Monday, October 31, 2016

Ontario Second Quarter 2016 GDP Up 0.2%, 0.7% Annualized

I have meant to get around posting about Ontario's second quarter GDP growth after the Finance Ministry released the results recently. As is often the case, I haven't seen any major news outlet reporting on them, but I may have missed it.

GDP growth in the second quarter was 0.2% equivalent to 0.7% annualized, versus 0.8% in the previous two quarters. Population growth in Ontario is around 0.9% annualized, so 0.7% means that per capita GDP actually declined very slightly. The US had an increase of 0.4% and Canada a decrease of 0.4%. I'm wondering if the quarter was affected by the wildfires in Alberta.

The ministry provided this helpful image with quarterly data going back a ways (which is useful in case they revise some quarters).

I'm a little surprised at how good the previous three quarters were. The third quarter of 2015 had annualized growth of 3.6% which in this era is excellent. Considering the fiscal year starts in the second quarter, 2015-2016 was a good year for Ontario. Now with the slow start in 2016-2017, this fiscal year could be less impressive. Certainly the 2015-2016 fiscal year corresponded with the Canadian dollar tanking which was likely a strong factor for growth.

Exports were again negative in the quarter: "Exports declined 3.3% in the quarter, following a strong increase of 6.2% over the previous four quarters. The decline in exports was largely concentrated in international goods (-5.3%), with fewer exports of motor vehicles, consumer goods, and metal and non-metallic mineral products." So previous to this quarter, exports likely benefited from the weak currency. What happened this quarter I'm not sure about, although I'm guessing it was auto production related. With slowing auto sales in the US, there could be future problems for Ontario exports.

"Business investment advanced by 0.6%, adding to the 0.9% gain in the first quarter. The second quarter gain was led by a 0.9% increase in residential construction investment, reflecting strong resale activity. Business investment in machinery and equipment (+1.5%) rose, while non-residential structures (-0.8%) declined and business inventories were reduced slightly. Government current (+1.0%) and capital (+0.4%) expenditures rose in the quarter." That is good news compared to what had been going on the last few years in business investment, although the residential aspect is troubling.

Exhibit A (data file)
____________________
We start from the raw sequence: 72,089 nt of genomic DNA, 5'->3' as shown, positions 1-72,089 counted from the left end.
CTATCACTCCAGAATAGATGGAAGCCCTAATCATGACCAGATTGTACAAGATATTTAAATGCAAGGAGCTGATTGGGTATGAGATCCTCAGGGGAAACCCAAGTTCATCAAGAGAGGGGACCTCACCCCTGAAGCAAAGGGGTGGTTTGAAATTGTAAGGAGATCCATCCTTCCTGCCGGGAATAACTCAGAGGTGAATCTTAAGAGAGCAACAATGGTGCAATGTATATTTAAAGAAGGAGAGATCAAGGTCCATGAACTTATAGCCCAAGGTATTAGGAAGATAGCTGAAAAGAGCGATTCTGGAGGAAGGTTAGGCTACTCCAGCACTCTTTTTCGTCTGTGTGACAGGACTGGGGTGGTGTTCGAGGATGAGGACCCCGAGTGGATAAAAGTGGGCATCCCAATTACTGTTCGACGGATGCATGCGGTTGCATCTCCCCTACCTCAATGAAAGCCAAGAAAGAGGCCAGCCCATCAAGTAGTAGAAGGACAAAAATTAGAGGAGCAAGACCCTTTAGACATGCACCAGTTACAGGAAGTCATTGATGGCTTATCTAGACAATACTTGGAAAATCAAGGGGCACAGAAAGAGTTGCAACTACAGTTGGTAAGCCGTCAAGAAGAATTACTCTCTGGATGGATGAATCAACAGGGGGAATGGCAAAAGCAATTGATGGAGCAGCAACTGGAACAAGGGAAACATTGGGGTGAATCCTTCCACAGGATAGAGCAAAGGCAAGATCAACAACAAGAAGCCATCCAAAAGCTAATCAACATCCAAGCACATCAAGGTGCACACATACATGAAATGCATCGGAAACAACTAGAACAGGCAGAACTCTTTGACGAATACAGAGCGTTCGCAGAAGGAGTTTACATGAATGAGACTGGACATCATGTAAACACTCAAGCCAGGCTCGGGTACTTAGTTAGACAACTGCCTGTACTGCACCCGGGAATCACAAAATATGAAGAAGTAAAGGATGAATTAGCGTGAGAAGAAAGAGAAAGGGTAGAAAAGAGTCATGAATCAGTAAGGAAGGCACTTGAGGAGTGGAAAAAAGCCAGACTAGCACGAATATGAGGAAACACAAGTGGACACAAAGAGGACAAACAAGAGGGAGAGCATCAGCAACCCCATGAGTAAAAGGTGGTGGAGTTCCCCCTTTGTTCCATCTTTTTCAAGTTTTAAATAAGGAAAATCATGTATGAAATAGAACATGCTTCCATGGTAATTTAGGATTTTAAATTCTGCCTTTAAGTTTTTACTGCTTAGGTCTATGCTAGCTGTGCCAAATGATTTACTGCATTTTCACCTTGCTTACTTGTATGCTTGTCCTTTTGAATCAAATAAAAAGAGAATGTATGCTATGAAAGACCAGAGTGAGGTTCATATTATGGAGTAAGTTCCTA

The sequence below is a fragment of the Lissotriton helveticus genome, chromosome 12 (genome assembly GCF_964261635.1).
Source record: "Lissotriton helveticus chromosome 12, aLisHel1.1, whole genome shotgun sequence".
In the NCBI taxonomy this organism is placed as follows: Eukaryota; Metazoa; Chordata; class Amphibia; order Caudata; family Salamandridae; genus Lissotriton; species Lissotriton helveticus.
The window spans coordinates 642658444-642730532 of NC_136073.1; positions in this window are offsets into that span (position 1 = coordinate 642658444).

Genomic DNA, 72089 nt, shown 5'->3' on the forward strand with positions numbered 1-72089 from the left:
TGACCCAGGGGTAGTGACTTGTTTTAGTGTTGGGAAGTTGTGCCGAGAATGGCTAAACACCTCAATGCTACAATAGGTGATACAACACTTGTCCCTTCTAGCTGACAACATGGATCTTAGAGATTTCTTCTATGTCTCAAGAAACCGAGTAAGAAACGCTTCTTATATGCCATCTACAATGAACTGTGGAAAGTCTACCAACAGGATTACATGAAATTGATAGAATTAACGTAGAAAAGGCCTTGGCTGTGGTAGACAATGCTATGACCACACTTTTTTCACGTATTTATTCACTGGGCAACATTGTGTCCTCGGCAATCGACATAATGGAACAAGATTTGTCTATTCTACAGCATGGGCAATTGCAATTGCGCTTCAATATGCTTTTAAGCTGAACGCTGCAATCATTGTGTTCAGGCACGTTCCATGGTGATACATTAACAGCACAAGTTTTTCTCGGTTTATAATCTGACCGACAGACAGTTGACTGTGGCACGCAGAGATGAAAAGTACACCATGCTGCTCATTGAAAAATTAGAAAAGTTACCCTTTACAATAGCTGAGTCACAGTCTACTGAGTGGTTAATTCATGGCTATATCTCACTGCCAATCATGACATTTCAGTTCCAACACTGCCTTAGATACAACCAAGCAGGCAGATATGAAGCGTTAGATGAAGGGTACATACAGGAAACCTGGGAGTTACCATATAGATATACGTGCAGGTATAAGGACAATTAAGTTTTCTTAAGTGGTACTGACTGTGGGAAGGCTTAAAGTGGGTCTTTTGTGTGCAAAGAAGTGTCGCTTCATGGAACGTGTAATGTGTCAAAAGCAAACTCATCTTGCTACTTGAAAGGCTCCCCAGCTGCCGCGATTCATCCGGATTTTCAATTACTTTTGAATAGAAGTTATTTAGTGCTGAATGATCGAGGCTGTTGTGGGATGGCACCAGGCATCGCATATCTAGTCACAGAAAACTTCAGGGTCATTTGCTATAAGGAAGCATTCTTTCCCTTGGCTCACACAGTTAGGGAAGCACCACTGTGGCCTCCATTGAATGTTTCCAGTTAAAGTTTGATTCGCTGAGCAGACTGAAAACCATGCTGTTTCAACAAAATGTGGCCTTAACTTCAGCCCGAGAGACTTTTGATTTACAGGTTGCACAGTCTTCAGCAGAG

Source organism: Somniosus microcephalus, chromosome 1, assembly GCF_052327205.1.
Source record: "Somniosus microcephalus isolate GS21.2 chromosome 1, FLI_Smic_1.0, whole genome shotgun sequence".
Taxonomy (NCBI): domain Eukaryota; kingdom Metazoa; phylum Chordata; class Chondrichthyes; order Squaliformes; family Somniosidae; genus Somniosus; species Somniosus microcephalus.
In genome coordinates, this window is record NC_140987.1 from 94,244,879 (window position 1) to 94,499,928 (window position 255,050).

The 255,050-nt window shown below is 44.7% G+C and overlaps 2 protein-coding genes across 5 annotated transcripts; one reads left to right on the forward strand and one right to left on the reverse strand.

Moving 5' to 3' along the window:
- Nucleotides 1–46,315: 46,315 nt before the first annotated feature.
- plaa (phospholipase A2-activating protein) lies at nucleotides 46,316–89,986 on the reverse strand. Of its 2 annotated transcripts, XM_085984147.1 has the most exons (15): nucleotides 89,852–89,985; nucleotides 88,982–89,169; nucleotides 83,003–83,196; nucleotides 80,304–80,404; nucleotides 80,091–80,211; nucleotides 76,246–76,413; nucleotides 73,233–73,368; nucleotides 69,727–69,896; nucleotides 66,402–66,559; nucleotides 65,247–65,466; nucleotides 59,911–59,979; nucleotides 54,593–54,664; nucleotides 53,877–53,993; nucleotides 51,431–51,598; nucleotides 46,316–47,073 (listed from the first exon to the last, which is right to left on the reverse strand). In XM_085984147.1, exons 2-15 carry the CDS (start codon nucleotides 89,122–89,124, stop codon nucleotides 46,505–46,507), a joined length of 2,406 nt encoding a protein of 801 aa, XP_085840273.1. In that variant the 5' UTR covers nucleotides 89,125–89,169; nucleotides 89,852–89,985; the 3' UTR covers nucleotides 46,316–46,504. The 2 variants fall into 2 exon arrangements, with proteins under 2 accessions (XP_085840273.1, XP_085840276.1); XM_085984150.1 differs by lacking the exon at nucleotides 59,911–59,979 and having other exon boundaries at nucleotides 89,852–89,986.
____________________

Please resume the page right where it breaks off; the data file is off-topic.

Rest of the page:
"Sales of existing homes were 9.3% higher in the first eight months of 2016, compared to the same period in 2015." So what little growth there was, was influenced heavily by the real estate sector. Any pullback will cause Ontario a lot of problems.

The third quarter numbers should be interesting. The first estimate for US growth was 2.9% annualized after two weak quarters, so perhaps Ontario's exports will bounce back.


Sunday, October 23, 2016

Ontario Keeps Hydro Prices Frozen

A little surprisingly, Ontario has kept electricity prices frozen for the on peak, mid peak and off peak rates for the new period starting November 1st. Ontario sets prices on May 1st and November 1st every year.

This past May prices went up 0.5 cents to 18 cents for on peak, off-peak went up to 8.7 cents. Mid-peak went up to 13.2 cents per kilowatt hour.

2016 was an exceptionally hot summer, so demand was high. Somewhat paradoxically, that's better for rates as Ontario often has a surplus of power and expensive solar and wind have to be paid no matter what the demand is. More solar and wind supply is still slated to come online for some time, so a mild winter with a lot of wind could cause some problems. The rate increase for May 2017 should be interesting.

Also I forgot that the provincial carbon scheme kicks in in January which will also result in some increasing pressure on electricity prices. Since nuclear, hydro, solar and wind isn't really affected, the only real source that will be affected is natural gas which is relatively minor. I haven't seen an estimate of how much higher electricity prices will be.

Monday, October 10, 2016

Ontario and Canada September 2016 Jobs Numbers

September was a pretty good month for both Ontario and Canada for total jobs numbers. Canada was up 67,200 in September, while Ontario was up 22,000. Full-time jobs is another story. In Canada, full-time jobs were up on 23,000 while Ontario actually lost 5,200 full-time jobs.

Since the start of 2016, Ontario is up 27,200 total jobs, but the province has actually lost full-time 17,000 jobs year to date. That's despite a growth in the working age population of 113,400. So job growth versus population growth has been weak in Ontario in 2016, especially for full-time positions.

According to the Ontario Ministry of Finance quarterly accounts, for the first quarter of 2016, GDP growth was 3.0% annualized. I'm skeptical that the second and third quarters will be close to that considering the weak job growth year to date. Can Ontario have GDP growth with weak job numbers?  Possibly, but that would imply decent productivity growth and given the lack of business equipment investment of late, that strikes me as unlikely. The second quarter GDP number should be interesting.

Sunday, October 2, 2016

Ontario August 2016 Employment Numbers

With the September numbers coming out soon, it is time to say something about the August Ontario job numbers.

In Ontario, seasonally adjust employment was up 10.5K in August, but still down from July, June, May and April. Compared to December 2015, 10.9K while the working age population grew by approximately 100K over the same period.

Full-time employment was up 8,600 over the previous month in Ontario, with part-time jobs up by 1,700 jobs. Full-time employment is actually down 11,800 jobs for 2016.

The September numbers should be interesting, as 2016 is shaping up to be a weak year for employment growth in Ontario.